Saturday, 28 June 2014

On the Road

My parents' generation had their youth taken away from them by the Second World War. When we were teenagers we felt that we couldn't complain about anything, so lucky were we not to have that terrible cloud over our heads. We had free milk and the National Health Service and no-one had to go off to war. The generation of the fifties in a way invented youth and in the sixties and the seventies it was  a great time to be young . We had such wonderful music. It was our music. Our parents thought it was  just a noise. We were really influenced by the USA, we called it America then. We were fascinated by Woodstock, hippies, free love and making love not war.. I wasn't all that adventurous. I just liked being at home, having tea in the garden after school with my Mum, sitting with my dad watching a film. I loved finding my Uncle Les there when I came home, my Auntie Olive and cousin Debbie coming round in the evening. I loved walking in the woods after school with my friend and our dogs. I loved my family, my friends and going down the local pub. The most daring thing I did was go on holiday, fall in love with an Italian and bring up my family in Italy. It was most unexpected. My brother was the one who did things like go away on holiday and then arrive home at midnight wearing flip-flops and looking like a Greek fisherman . Now a whole generation have had gap years and they talk about travelling to Thailand, Vietnam or Brazil as we spoke of going up to London for the day. They might send emails that say things like' Just saw Pippa in Alaska who told me that she and Bianca are meeting up in Timbuctoo for a beer , would you like to join us for a spot of surfing in Australia before we go on to Fiji'. It's great to be able to do that easy going sort of  travelling when you're young because as you get older you are more likely to do it on a coach with a guide.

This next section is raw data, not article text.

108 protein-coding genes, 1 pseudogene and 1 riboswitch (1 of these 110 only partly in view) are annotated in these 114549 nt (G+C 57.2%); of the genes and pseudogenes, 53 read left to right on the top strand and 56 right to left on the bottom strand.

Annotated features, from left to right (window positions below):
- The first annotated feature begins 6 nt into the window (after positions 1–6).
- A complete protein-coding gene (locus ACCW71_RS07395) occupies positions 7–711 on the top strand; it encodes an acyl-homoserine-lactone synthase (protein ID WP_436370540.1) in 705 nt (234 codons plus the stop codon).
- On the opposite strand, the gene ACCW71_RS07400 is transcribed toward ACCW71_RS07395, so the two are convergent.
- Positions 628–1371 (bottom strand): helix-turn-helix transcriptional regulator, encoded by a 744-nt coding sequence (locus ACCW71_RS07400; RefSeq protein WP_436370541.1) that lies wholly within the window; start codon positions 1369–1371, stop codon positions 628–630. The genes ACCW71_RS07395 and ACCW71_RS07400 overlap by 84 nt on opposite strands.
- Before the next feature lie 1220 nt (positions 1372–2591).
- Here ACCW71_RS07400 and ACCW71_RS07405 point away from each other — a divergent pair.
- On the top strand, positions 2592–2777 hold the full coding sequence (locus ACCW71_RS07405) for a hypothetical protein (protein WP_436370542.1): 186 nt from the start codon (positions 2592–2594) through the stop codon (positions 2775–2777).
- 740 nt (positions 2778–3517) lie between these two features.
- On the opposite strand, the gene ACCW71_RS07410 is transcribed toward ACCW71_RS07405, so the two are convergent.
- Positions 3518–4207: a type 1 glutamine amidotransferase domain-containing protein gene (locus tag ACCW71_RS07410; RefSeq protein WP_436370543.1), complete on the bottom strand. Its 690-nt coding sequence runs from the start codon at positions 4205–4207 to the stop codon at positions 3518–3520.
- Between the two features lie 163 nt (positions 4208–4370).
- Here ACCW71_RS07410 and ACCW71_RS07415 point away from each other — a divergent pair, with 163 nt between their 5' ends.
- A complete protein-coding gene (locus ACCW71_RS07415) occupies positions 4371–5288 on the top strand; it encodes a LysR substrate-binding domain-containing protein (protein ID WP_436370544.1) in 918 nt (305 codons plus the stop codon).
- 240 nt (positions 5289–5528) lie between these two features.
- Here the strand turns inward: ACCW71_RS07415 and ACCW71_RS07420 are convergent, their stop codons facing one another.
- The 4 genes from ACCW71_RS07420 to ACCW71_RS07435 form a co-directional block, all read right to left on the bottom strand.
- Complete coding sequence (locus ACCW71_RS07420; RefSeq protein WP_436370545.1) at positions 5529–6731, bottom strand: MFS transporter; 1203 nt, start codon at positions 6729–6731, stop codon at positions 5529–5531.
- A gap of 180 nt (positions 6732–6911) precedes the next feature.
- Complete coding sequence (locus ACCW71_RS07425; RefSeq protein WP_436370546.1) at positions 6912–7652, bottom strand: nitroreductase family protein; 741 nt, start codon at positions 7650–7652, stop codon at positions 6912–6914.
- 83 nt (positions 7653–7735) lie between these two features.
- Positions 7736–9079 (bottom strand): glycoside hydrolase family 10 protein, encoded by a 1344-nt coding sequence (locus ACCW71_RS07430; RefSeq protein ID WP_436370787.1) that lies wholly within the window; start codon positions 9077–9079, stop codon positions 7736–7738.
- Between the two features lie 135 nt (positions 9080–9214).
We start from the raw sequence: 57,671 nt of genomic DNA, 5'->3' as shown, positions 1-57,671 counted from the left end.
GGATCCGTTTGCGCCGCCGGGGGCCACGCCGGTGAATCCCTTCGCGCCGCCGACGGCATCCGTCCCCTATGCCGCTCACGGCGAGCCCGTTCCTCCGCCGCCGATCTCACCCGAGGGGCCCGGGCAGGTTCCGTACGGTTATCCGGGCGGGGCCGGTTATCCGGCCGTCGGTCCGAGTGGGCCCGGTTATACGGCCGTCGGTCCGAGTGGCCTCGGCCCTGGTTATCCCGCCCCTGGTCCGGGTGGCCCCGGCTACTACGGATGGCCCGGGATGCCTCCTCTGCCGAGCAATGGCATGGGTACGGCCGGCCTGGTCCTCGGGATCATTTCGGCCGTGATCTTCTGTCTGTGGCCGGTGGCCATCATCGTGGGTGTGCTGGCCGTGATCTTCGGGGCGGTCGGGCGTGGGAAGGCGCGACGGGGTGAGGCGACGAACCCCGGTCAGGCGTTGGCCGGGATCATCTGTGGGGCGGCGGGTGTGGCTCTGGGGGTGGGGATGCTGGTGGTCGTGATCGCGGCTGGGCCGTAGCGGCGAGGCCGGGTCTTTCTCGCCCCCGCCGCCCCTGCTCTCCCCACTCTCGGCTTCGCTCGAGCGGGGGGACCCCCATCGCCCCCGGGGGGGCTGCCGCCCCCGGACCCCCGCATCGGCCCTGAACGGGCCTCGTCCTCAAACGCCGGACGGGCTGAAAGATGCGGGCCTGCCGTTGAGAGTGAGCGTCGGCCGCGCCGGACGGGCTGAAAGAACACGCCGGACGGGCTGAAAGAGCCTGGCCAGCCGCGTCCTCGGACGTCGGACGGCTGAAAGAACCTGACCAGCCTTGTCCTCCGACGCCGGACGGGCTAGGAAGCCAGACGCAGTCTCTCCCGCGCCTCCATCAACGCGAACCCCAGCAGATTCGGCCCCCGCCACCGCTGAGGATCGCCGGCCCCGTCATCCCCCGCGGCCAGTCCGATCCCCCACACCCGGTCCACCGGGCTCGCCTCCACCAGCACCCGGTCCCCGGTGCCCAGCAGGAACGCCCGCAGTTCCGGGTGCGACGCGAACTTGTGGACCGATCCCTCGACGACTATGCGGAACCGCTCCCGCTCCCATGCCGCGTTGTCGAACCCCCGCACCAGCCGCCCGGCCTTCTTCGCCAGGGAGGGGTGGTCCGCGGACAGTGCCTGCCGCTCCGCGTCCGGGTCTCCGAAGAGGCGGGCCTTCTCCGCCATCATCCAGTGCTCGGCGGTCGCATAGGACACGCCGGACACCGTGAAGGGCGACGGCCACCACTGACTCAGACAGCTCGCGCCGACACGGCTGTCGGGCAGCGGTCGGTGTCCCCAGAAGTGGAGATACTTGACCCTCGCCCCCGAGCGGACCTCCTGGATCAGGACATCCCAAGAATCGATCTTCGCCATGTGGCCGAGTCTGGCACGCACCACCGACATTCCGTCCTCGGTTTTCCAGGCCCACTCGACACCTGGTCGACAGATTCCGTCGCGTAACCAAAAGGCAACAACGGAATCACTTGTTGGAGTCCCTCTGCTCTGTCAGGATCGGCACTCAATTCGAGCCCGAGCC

I can't imagine I would have been brave enough to go on a Gap year when I was young. I did have an alter ego though for a time. I got caught up in the romance of the hippy era and sort of imagined myself wandering all over the world getting to know people from other countries and just a pair of jeans and a bikini in my rucksack and a boyfriend. This dream was summed up for me in a song that wound its' way into my record collection among all the more serious stuff. It was by Lobo and came out in 1971, I would listen to it safely tucked up in my bedroom while the less shy and more laid back part of me roamed across the world.
Here are the words,


Me and you and a dog named Boo

I remember to this day
The bright red Georgia clay
And how it stuck to the tyres
After the summer rain
Willpower made that old car go
A woman's mind told me that so
Oh how I wish
we were back on the road again

Me and you and a dog named Boo
Travelling and a living off the land
Me and you and a dog named Boo
How I love being a free man.

I can still recall
The Wheat fields of  St..Paul
And the morning we got caught
Robbing from an old hen
Old Macdonald he made us work
But then he paid us for what it was worth
Another tank of gas
And back on the road again

I'll never forget the day
We motored safely into big L.A
The lights of the city put settling
Down in my brain

Though it's only been a month or so
That old car's buggin' us to go
We've gotta get away and get back
On the road again.

A few years ago I did at last go on an 'On the road' hippie holiday. My husband and I explored Catalonia , crossed over the Pyrenees and explored the Camargue , but I'll safe that for another post.

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